boso de niro from San Jose

I concur with Zoey, I think this episode On Bernie Madeoff and Ponzie schemes was excellent and compelling. BTW all things considered, I think Bernie was dealt a severe blow and has paid dearly for his sins. I also think his family treated him pretty damn shabby too, and their behavior wouldn't have been tolerated in a real crime family. Look forward to the next segment.

Feb. 14 2017 01:26 PM
MB in ABQ from NM, USA.

"Radiolab is a show about curiosity. Where sound illuminates ideas, and the boundaries blur between science, philosophy, and human experience."

Not lately, much, sadly.

Feb. 13 2017 01:03 PM
MB in ABQ from NM, USA

What does this have to do with science, exactly? There are a number of good economics podcasts, and there is a great, general subject podcast about our American lives, This American Life. This is supposed to be a SCIENCE podcast. Like every other non-science show that appears from radiolab, I delete it without listening. If it appears in a forum that I listen to expecting this sort of thing, I will listen.

Is the current state of science and technology somehow so bereft of content, that radiolab must spend the majority of their efforts on stories already oversold by other outlets?

Feb. 13 2017 01:00 PM
Lola Franklin

Are you have a new single? Why I don't saw her on site http://mp3download.fm/ ?

Feb. 13 2017 04:02 AM
Charles Mann from US

Ugh. Annoying that this episode was one long ad for Audible. If I knew how little content there was going to be, I wouldn't have listened to the whole episode.

In the future, please let us know in the beginning when the episode is going to be a teaser ad!

Feb. 12 2017 06:15 PM
casp from Australia

Tried to access the Audible "podcast" but it's not a podcast, it's content within their walled garden that isn't available where I live. I found the content insightful but now it just feels all like a big ad.

Feb. 12 2017 09:55 AM
Tebra from Philadelphia

The biggest financial disaster to date has to be Paul Greenspan, who admitted his idea that the free unfettered capitalism worked, was actually a false belief, a delusion.

Feb. 11 2017 09:07 PM
Lmm3 from CA

Why do Fishman and Horne credit Madoff as a wizard, mastermind, and genius? Aren't you giving him too much credit? According to Jad Abumrad a Ponzi scheme is just shuffling money from one investor to another.

This episode about Madoff made me angry and disgusted. Why post this now? It's dark days we're in.

Radiolab can you please give us something uplifting?

Feb. 11 2017 08:32 PM
Lmm3 from CA

I was looking forward to this podcast. But I soon became disappointed when it opened with Madoff's childhood. It seemed the narrative was setting us up to try to excuse Madoff's later criminal actions as due to his father's failure as a businessman. I thought the narrator was sowing unjustified seeds of sympathy for the perpetrator. The opening goes on to describe how Madoff's first venture failed. It also seems that given Madoff's early experiences with money he should have been particularly sensitive to how devastating it is to lose money, especially people's retirement funds.

But maybe I stopped listening too soon. Based on Ellen Horne's comment above it sounds like the victims and the crime aren't so straightforward. Maybe the victims are partially to blame?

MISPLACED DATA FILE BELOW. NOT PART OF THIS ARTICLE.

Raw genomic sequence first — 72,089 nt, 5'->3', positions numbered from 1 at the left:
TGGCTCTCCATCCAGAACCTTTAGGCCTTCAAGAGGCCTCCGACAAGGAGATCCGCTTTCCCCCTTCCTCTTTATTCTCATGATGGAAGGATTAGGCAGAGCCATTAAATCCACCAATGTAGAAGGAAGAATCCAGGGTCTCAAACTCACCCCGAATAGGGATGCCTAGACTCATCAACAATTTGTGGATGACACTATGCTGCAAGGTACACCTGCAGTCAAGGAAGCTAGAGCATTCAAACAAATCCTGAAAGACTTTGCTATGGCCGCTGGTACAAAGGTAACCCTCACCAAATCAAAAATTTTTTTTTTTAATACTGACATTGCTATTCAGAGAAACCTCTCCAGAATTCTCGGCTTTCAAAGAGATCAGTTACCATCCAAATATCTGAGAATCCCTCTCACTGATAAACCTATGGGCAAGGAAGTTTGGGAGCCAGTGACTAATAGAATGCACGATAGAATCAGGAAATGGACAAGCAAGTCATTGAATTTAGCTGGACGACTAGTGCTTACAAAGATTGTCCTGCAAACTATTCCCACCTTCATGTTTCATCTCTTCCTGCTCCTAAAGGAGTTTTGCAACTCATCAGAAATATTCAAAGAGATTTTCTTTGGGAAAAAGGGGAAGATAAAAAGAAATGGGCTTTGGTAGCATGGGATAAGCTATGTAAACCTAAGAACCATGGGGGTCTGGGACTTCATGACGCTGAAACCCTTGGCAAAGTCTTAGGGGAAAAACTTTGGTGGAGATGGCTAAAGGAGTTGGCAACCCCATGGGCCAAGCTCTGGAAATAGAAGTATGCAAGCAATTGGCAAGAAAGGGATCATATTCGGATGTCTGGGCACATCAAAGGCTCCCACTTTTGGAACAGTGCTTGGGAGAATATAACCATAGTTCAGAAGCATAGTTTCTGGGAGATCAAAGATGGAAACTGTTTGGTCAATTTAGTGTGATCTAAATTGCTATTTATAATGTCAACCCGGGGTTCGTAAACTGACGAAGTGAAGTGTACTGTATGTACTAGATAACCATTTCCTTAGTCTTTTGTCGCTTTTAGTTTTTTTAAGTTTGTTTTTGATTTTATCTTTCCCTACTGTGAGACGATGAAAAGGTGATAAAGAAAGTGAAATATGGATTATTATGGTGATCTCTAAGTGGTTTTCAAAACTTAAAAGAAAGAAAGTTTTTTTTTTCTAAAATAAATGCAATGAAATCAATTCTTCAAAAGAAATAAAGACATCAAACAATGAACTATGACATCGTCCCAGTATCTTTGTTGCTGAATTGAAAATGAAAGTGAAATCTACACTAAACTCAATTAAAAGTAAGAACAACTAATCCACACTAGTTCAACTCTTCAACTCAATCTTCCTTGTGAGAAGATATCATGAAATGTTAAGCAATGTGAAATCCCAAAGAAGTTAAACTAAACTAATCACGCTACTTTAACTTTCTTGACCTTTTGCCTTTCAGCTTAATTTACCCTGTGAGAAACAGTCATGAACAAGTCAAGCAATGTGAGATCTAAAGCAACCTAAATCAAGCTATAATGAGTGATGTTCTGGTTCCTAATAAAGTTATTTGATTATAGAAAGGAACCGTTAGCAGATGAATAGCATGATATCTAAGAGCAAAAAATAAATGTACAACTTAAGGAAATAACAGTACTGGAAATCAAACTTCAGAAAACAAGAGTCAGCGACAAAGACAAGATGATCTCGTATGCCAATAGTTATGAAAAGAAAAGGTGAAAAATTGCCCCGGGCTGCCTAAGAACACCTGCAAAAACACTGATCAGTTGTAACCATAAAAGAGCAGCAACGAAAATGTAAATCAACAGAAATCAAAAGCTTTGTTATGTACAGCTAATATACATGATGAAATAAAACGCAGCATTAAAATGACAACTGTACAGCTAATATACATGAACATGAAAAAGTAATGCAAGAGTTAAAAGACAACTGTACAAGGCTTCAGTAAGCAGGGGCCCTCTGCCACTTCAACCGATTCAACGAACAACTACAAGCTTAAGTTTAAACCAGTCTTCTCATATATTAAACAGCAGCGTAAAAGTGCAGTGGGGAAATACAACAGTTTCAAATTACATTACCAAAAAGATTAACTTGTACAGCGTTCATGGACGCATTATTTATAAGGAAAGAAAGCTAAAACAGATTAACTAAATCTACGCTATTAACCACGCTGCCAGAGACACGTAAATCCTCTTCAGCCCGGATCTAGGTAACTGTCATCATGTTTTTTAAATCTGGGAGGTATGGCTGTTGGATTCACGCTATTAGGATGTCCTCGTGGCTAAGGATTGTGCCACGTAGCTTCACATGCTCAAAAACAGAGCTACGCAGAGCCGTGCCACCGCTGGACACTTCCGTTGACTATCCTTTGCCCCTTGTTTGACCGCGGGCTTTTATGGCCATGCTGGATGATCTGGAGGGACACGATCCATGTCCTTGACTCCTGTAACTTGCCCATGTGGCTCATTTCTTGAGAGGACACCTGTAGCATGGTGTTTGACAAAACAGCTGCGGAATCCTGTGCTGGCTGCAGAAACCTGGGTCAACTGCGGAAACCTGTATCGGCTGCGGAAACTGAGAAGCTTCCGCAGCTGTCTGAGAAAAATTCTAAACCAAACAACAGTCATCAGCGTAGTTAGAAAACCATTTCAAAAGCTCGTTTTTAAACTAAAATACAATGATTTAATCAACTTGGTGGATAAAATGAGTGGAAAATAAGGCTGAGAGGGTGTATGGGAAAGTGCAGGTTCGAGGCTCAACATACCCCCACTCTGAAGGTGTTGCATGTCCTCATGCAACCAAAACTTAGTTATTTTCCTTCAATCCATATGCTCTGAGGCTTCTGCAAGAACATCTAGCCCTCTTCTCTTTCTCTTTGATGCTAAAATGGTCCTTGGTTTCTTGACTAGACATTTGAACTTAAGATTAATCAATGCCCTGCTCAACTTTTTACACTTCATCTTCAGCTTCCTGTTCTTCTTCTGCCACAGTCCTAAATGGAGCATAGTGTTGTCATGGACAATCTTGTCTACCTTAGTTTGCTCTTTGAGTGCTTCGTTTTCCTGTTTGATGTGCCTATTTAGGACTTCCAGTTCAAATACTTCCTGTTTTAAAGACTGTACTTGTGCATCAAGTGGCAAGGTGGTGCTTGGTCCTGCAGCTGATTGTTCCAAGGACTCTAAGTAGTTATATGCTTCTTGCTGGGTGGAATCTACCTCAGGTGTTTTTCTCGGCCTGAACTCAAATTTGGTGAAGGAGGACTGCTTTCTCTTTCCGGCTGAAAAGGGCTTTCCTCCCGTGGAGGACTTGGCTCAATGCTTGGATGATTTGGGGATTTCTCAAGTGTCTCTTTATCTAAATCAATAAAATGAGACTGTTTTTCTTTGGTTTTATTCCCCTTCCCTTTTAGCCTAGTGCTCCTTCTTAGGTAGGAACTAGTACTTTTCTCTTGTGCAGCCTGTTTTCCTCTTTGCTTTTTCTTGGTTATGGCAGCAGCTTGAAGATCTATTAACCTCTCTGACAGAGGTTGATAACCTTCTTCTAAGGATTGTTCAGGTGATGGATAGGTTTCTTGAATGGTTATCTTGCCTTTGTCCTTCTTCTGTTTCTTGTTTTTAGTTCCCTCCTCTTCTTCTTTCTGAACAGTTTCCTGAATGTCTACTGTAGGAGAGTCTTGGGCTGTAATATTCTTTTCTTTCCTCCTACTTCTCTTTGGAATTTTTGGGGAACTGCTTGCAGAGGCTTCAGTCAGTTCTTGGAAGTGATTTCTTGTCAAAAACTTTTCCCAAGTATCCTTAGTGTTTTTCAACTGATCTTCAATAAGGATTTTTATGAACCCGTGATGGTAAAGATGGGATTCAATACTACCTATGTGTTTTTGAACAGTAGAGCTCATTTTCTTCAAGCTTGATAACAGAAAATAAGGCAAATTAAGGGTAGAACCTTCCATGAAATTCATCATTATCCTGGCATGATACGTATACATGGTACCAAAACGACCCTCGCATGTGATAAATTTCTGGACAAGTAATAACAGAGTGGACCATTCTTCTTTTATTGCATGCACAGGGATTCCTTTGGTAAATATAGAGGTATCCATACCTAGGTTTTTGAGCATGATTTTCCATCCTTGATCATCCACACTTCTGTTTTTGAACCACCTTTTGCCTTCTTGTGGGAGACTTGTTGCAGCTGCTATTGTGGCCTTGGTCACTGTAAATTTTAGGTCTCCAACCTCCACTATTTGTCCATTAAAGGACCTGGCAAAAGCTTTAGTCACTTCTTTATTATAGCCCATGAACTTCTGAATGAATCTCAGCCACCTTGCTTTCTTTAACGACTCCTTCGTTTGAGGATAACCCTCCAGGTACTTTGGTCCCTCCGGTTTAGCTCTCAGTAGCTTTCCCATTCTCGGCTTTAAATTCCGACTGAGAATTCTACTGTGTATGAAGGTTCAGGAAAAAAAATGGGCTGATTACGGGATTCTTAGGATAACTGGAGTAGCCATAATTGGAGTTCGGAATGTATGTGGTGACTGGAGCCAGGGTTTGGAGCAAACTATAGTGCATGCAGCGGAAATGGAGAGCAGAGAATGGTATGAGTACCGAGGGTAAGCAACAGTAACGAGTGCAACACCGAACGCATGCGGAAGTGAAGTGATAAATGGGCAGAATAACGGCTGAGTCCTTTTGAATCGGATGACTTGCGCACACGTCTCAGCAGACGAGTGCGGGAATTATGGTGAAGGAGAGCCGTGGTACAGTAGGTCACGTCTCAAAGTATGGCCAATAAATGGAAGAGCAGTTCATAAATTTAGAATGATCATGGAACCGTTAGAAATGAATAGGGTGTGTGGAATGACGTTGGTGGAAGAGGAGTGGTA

I'll continue to listen awhile longer.

Feb. 11 2017 02:37 PM
Dom from Everywhere

uh, radiolab didn't produce this episode audible .com did

Feb. 10 2017 08:38 PM
Kevin from Guelph ontario

Agree with zoey, great episode.

Feb. 10 2017 06:18 PM
Zoey

It seems surprising to me that the only comments here are negative.

This is a great episode! I'm grateful to RadioLab for producing it.

Feb. 10 2017 03:32 PM
Ponzi G from West Coast = Best Coast

Isn't Radiolab and WNYC public radio? I found it strange that the episode was an advertisement for an Audible show. Maybe this was a budget issue to turn the series into a for-profit thing instead of giving it away. It's an interesting subject as I like learning about the economic collapse, but how this was presented was a little off; this isn't very science-cy for a science podcast.

Googling a little, looks like Ellen Horne was picked up by Audible as an executive producer. Nothing wrong with making a career shift, but was this disclosed on the show? I think it would be good to take five minutes at the beginning explaining any and all possible conflicts of interest and how this is an Audible series we need to pay for, being advertised on a public radio show.

I love Radiolab, but this episode could have been more clear with a slight pivot in explaining the relationship with Audible. I am definitely considering paying for the Audible series, but I thought something like this would have been great (for free, FREE FREE FREE!) on Planet Money, This American Life, or even Radiolab.

Feb. 10 2017 01:09 PM
Greg G from some place warm

Yuck. Once again RL puts out material that has nothing to do with science and is a thinly veiled advertisement for something else. Yuck. Can't think of anyone else who's story I could care less about than Madoff. Sadly I must admit that this is the first RL episode that I promptly deleted after reading the description. That would have been unthinkable for me just a year ago. What is going on over at WNYC? Where has the RL that I fell in love with gone? Your conversion to a TAL clone is not almost complete. Odd and sad...really really sad.

Feb. 10 2017 11:52 AM
Ellen Horne from Audible in Newark, NJ

Producer of the series, here, writing in response.

Anti-semitic propaganda may be in the eye of the beholder. THAT was not our intent in any way. Personally, as a child of a holocaust refugee, it's a charge with some weight.

One thing I think is a big misconception about Madoff and his scheme is that is was primarily an affinity crime. As you'll hear in the rest of our series - especially episodes 5 and 6 - some of the victims - in fact the vast majority of those who lost money - are surprising. And I think if you pan out to view the larger context, beyond the celebrity-obsessed focus of this one bad guy - you'll question the moral actions of many actors from a variety of different backgrounds.

Feb. 10 2017 11:08 AM
Feroxm

From the hosts to the writers to the main character. What a beautiful antisemitic panflet.

Feb. 10 2017 06:45 AM